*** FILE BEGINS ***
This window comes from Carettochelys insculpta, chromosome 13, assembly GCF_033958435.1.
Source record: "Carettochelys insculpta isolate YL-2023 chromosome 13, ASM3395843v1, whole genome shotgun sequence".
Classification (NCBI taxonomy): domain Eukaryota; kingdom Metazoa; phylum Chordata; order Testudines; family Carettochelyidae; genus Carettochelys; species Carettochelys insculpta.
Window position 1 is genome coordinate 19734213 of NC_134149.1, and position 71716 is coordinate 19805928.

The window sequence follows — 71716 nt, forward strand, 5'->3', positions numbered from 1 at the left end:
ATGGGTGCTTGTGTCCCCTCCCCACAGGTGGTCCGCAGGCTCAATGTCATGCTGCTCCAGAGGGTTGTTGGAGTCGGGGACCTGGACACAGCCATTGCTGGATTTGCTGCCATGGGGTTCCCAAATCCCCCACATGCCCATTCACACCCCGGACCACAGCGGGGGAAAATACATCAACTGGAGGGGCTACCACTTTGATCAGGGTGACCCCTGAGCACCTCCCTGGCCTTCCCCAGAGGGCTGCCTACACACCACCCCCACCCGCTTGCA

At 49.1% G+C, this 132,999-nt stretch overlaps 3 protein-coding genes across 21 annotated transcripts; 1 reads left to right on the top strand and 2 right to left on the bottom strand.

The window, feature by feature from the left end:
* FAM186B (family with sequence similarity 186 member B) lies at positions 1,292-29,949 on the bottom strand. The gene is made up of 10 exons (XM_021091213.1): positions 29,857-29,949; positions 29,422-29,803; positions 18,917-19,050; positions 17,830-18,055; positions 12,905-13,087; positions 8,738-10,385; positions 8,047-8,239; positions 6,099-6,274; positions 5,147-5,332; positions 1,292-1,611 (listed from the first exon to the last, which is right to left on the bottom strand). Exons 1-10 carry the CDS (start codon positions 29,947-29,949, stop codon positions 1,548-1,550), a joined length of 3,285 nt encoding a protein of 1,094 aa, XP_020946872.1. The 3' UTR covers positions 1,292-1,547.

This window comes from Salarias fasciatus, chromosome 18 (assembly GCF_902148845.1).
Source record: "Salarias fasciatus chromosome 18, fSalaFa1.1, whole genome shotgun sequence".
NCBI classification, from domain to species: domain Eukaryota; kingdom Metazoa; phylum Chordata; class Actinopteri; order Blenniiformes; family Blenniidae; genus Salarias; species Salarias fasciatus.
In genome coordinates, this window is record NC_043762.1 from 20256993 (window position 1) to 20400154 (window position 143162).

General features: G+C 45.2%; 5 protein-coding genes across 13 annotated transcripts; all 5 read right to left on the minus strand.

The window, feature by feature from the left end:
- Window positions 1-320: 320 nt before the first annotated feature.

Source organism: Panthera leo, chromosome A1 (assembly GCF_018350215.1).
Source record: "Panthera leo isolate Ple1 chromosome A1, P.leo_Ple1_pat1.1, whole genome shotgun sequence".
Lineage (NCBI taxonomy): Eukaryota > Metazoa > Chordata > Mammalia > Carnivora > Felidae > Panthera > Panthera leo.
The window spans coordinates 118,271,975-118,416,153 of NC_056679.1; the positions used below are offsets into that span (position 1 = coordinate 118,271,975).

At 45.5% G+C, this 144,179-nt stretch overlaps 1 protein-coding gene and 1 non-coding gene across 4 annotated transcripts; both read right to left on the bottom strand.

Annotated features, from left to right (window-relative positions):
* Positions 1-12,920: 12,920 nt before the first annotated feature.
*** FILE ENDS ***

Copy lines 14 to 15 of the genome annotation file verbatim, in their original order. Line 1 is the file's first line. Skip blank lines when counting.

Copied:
General features: G+C 45.2%; 5 protein-coding genes across 13 annotated transcripts; all 5 read right to left on the minus strand.

The window, feature by feature from the left end: